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State commerce secretary to launch ‘guerrilla marketing campaign’

By Molly M. Fleming

The Journal Record

TULSA – Commerce Secretary Sean Kouplen is tired of getting calls from businesses saying that other states are trying to recruit them.

He wants to start making those calls to companies in other states, he said.

He has asked Oklahoma Department of Commerce staff members to research the states with the worst business climates. When the results are in, he’s going to pick five states and start calling their companies.

“In 90 days, you’ll see our guerrilla marketing campaign where we’ll go into certain cities with billboards and advertisements, telling those companies, ‘Here’s what you have,’ and ‘Here’s what you could have in Oklahoma,” he said.

Kouplen was the keynote speaker Thursday at the Greater Tulsa Association of Realtors’ commercial market update. The event was held at the Renaissance Hotel and Convention Center.

Kouplen still works full-time as Regent Bank’s chairman and CEO. The secretary position is unpaid. Oklahoma Department of Commerce Executive Director Brent Kisling handles the department’s daily operations, but reports to Kouplen.

Kouplen said his personal goal is to bring 100 out-of-state CEOs to Oklahoma this year.

“As you all know, people’s perception of Oklahoma and the reality of Oklahoma are 180 degrees,” he said. “It is a remarkable state to live in.”

The aggressive business recruitment strategy is one of five goals set by his 10-person advisory board. The group consists of experts in different economic development categories.

He said one initiative is improving workforce development programs. Chief Administrator of MidAmerica Industrial Park Dave Stewart is working on creating a workforce development plan.

“We have to align workforce development with education,” Kouplen said.

Another goal is to help cities and the state partner better on recruitment efforts. He said there shouldn’t be an “us versus them” strategy, where the state or a city feels like they’re competing on getting a business to an area.

He’d also like to see more of the money in the state put toward supporting innovation.

He plans on doing more to support existing business as well, he said. He’s hosting monthly dinners with companies at the Governor’s Mansion. In two weeks, the Commerce Department will feature its first “Oklahoma Success Story.” He asked the crowd to give him ideas of what companies would be good to feature.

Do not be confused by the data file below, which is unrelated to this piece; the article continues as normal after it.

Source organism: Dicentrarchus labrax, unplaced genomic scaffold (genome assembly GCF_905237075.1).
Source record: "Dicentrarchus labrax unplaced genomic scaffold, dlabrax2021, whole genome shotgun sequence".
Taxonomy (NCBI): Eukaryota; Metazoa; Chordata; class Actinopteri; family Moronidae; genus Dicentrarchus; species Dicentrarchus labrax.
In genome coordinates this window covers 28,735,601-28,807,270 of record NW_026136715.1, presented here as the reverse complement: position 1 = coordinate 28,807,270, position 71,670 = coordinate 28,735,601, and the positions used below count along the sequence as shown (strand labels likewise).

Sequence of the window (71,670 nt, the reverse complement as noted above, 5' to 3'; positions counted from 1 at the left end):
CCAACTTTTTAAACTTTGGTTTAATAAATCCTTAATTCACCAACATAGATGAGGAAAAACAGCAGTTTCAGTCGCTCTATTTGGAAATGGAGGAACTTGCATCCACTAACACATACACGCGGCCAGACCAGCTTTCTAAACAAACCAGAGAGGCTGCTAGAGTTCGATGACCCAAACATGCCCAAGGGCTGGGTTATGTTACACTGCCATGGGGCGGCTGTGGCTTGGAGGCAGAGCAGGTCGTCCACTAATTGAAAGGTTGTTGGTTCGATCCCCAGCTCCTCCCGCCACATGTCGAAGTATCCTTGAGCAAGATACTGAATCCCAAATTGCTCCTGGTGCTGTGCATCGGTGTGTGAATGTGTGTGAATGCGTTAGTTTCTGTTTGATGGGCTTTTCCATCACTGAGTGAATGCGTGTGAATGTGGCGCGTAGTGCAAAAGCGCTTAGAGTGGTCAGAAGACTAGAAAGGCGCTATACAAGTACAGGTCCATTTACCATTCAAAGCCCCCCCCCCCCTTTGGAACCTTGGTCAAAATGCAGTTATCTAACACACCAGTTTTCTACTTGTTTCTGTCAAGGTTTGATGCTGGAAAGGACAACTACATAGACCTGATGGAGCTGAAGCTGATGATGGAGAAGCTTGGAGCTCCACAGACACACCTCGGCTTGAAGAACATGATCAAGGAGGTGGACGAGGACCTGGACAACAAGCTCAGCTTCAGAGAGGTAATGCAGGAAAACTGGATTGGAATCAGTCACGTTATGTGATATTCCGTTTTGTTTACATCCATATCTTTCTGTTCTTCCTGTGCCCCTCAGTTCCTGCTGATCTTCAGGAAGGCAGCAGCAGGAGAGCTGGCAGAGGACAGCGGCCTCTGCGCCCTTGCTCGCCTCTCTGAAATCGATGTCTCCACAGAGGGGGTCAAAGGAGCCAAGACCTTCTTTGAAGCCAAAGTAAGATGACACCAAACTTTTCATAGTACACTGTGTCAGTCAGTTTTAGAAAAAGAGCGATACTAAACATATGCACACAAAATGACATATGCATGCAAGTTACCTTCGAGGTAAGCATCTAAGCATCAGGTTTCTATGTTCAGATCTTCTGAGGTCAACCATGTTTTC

Another way he’ll support existing businesses is with three new business councils: minorities, tribes, and nonprofit leadership. These councils will meet quarterly.

The tribal business council will feature leaders from the state’s 10 largest tribes.

“Instead of working against the tribes, we want to work with them,” he said. “We want to see what (business) incentives they can offer as well.”

One comment

  1. Dear Commerce Secretary Kouplen,

    You say “people’s perception of Oklahoma and the reality of Oklahoma are 180 degrees”. I could only wish.

    The first bill signed by Governor Stitt, with much fanfare, was constitutional carry. You will indeed hear about that priority from out of state CEOs. Then you can explain Stitt said he would “sign any bill” related to abortion and Leader Treat is going to send him one or more to test his veracity. Do you really think more restrictive and/or unconstitutional proposals on a woman’s right to choose is on any CEOs top ten to do list?

    As to workforce and education what is your explanation for candidate Stitt’s statement that he would have vetoed the tax increase bill that paid for the first teacher pay increase in over a decade? Just pandering to voters to get elected? Might not be the best answer but clearly the truth.

    Higher education, our best economic engine, received not one cent of funding increase in the governor’s executive budget even though it has been cut deeper over the last eight years than in any other state. You’ve got growth money. Use it.

    Further the out of state business executives will undoubtedly thank you for spending money on billboards and advertising in their cities especially if they are in those businesses. That is an ancient form of recruiting when funding into research, targeting our areas of excellence – weather, energy, aerospace, i2e,OCAST, OU Health Sciences Center, all ignored in initial budget proposals – would have sent more meaningful signals to the business types.

    No need Sean to re-invent the wheel here. Ask your dad what this state needs and he will tell you: Better schools and more health care. How? Per pupil spending is still in the bottom five in this country. Put money there, quit arguing about how many superintendents we have; that’s just a distraction and doesn’t amount to ten cents in the overall school budget. As to health care accept medicaid expansion. The business executives will ask you why you don’t and if you answer truthfully you will say we hate Obama. Then they will say on the phone “good bye and don’t call back until Oklahoma grows up”.

    One final thing. The tribes. I authored the legislation to tax and regulate casino wagering. Almost NO republicans helped with that so if you are looking for the major impediments to cooperation with our Native American co-equals, speak to the house and senate Republican caucuses. Therein is the problem.

    Sincerely Offered,

    Cal Hobson

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